Learner drivers offered motorway driving lessons from 2018

Learner drivers offered motorway driving lessons from 2018
Motorway lessons will be made available to learner drivers for the first time, offering inexperienced motorists the chance to acclimatise to the UK’s fastest roads.

Announcing the law change, active from 2018, Transport Secretary Chris Grayling said it will enable leaners to develop a “practical understanding” of how to use motorways before they become independent road users.

Welcoming the initiative – which applies to any learner accompanied by an approved instructor in a dual-controlled car – the RAC says an overwhelming majority of drivers will support the move.

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Currently motorway lessons are only available for those who have passed their test and feel the need for further tuition before tackling busy highways.

Released late last month, the government’s National Travel Survey 2017 reported that fewer young drivers are taking to the roads. It is hoped allowing access to motorways for pre-test drivers, will broaden their range of real-life experiences, better preparing them for a confident driving career.

RAC road safety spokesman Pete Williams said: “We welcome the news that learner drivers will be allowed to take lessons on the motorway under the supervision of an approved driving instructor in a dual-controlled car, something that motorists we surveyed were overwhelmingly supportive of.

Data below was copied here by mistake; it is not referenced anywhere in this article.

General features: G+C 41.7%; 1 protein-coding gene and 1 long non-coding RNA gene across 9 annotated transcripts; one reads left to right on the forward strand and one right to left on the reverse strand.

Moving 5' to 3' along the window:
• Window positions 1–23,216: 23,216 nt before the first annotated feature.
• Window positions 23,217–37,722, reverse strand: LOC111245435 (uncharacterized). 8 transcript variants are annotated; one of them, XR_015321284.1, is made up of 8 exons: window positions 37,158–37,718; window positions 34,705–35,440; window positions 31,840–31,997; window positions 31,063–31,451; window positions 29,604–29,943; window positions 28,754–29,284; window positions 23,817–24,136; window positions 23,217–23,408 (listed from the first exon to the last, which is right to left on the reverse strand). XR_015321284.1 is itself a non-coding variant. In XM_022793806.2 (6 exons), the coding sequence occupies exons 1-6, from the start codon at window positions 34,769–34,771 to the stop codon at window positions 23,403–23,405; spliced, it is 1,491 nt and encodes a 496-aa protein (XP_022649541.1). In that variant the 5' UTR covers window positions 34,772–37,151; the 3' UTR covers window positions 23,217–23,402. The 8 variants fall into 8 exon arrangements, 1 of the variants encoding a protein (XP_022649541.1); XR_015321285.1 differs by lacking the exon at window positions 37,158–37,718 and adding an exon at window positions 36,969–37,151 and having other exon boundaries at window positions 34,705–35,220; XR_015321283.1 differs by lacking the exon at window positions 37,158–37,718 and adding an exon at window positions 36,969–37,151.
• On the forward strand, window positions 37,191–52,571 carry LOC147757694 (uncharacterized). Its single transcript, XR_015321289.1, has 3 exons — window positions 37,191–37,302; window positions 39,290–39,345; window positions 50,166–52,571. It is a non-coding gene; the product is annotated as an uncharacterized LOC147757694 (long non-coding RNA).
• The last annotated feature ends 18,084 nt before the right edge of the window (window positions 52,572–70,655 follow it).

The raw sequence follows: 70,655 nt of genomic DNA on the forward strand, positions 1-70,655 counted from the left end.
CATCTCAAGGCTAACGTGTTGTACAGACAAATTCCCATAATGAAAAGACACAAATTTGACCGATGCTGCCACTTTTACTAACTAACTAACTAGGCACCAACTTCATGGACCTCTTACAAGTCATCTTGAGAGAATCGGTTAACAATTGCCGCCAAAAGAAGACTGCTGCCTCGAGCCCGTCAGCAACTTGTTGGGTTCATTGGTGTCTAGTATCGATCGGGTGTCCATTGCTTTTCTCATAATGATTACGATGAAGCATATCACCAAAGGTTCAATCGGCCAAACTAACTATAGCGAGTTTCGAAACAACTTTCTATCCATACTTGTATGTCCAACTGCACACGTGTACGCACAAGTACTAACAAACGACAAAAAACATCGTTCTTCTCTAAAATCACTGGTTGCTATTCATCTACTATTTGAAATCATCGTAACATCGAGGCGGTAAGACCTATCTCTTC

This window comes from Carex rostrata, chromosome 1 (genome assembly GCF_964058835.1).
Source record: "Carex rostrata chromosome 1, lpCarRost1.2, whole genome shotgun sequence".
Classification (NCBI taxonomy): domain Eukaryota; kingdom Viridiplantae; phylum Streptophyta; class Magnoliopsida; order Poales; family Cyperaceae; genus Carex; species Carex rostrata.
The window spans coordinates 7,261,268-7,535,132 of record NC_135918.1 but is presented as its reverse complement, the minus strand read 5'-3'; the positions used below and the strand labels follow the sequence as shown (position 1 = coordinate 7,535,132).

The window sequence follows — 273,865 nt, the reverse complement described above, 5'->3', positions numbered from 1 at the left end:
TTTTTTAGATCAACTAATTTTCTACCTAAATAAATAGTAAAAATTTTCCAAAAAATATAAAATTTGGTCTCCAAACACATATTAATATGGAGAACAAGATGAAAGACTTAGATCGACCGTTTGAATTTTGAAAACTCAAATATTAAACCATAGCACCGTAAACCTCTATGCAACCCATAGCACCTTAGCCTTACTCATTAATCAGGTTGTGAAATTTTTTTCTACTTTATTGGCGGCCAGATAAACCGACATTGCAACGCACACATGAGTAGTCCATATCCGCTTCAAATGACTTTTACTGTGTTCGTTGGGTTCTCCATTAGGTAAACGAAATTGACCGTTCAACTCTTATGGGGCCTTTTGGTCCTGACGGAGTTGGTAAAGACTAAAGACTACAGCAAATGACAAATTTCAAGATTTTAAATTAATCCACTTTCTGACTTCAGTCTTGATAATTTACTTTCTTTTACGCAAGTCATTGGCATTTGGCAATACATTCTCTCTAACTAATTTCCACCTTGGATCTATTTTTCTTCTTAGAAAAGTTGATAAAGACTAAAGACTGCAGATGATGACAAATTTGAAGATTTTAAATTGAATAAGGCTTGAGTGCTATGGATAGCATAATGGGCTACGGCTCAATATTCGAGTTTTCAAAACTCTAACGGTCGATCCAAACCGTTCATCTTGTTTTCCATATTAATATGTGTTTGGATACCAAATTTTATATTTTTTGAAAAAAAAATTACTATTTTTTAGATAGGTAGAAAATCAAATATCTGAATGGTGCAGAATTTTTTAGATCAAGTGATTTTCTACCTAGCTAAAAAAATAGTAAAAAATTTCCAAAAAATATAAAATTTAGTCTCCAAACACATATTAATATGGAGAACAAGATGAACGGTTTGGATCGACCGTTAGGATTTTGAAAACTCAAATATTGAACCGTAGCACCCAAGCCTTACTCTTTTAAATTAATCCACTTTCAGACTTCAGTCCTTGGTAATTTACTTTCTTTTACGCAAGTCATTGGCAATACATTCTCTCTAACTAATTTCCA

“While motorways are statistically our safest roads, it can be daunting using them for the first time after passing the driving test. Giving learners the option to gain valuable experience on our fastest and busiest roads should further improve safety and enhance the confidence of new drivers.”

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Improving road safety has been cited as a government priority.

Mr Grayling says the introduction of motorway lessons will ensure the current generation of adults about to set off as a driver are in the best possible place.

“The UK has some of safest roads in the world and we want to make them even safer,” he said. “Younger drivers are up to seven times more likely to be killed or seriously injured compared with drivers over 25 and lack of experience is an important factor.”

The Department for Transport consulted on these changes earlier this year, receiving wide support from both learner drivers and approved driving instructors. These changes apply to England, Wales and Scotland only.

Copyright Press Association 2017. Motoring News articles do not reflect the RAC's views unless clearly stated.